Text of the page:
When U.S. ambassador Ryan Crocker sits down for a one-on-one meeting with his Iranian counterpart, Hassan Gazemi Ghomi, Monday — marking the first time in 27 years since both sides have talked — there's one thing everyone agrees on: It's going to be contentious.
The Americans plan to start the historic two-hour meeting in Baghdad's Green Zone by laying down a list of grievances, saying Iran supports Shiite militias in their effort to consolidate power, and arms Sunni militias that target Americans with powerful roadside bombs — explosive force penetrators — that can blow a hole through an Abrams tank.
The Americans say they have proof.
"The evidence that we have is that ... we have in detention now, people that we have captured that, in fact, are Sunni extremist-related that have, in fact, received both some funding and training from the Iranian intelligence service, the Quds Force," Maj. Gen. William Caldwell, a U.S. military spokesman in Baghdad, told CNN's "Late Edition."
Iranian diplomats intend to do some finger-pointing of their own, saying the United States has failed to fulfill its obligation as an occupying force under international law, to secure Iraq and gives undue influence to what Iran calls "Baathist" Sunni political factions.
Iran's Supreme Leader, Mullah Khamaneie, told Iran's state-run news agency, IRNA, that the meetings are not negotiations at all. Other Iranian officials followed suit.
"If the view to these negotiations is based on acknowledgment of their wrong past policies and decision to change them and accepting the commitment, we can be hopeful to the negotiations and their future," Iranian foreign minister Manouchehr Mottaki said at a news conference yesterday in Tehran. "Therefore, and in this framework, Iran is hopeful and interested in successful talks in order to help the government and people of Iraq."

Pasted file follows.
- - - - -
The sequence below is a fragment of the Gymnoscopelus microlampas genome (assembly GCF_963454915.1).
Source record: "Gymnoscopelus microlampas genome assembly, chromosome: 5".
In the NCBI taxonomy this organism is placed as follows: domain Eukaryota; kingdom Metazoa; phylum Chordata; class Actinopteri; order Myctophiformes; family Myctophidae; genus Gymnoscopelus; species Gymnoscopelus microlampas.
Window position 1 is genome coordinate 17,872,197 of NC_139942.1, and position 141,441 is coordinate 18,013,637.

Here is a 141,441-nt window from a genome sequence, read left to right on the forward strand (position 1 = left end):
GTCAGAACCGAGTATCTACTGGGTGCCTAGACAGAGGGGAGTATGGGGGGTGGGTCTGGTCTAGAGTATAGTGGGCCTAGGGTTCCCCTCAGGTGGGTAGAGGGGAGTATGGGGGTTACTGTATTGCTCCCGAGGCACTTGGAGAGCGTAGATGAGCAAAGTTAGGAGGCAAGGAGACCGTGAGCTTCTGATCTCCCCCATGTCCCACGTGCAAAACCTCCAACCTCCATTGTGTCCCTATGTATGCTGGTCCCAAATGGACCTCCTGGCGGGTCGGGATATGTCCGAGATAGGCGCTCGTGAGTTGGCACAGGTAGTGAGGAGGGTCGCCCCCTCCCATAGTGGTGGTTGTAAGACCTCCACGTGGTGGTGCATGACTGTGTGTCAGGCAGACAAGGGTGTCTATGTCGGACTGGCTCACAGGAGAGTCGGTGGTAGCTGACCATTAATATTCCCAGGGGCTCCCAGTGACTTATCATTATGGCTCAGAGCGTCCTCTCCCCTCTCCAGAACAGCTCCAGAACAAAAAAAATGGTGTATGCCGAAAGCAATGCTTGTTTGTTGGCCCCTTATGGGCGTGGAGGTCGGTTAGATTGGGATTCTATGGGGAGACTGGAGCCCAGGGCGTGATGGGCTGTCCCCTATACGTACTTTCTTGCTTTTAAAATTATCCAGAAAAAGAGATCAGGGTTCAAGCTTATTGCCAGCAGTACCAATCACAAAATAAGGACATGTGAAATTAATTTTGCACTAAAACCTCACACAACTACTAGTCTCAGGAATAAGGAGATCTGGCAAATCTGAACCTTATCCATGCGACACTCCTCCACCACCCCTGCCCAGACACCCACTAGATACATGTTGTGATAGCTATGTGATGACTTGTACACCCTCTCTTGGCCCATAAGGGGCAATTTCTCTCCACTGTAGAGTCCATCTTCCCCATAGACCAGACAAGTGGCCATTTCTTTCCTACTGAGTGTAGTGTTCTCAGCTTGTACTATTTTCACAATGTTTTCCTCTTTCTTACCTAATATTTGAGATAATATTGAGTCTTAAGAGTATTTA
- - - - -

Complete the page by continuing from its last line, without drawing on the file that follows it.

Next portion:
The fact that the two sides are talking publicly since breaking off relations after Iran's 1979 revolution, is a historic achievement in itself, even if the two sides share little common ground.
"Iran does not want to see a thriving, successful, prosperous, pro-American Iraq," Afshin Molavi, analyst with the New America Foundation and author of "Persian Pilgrimages: Journeys Across Iran," told ABC News. "There is almost an unwritten policy in Tehran of promoting managed chaos within Iraq."
No one expects a significant breakthrough amid all the finger-pointing. Analysts say the talks will be considered successful if they lead to a second round of talks. Yet, critics of the administration's new policy of engaging Iran say the talks are a sign of American desperation.
"There has been a theme of humiliation in the press," said Michael Rubin, an Iran expert at the American Enterprise Institute. "The talks are an indication of how much the U.S. has lost" in Iraq.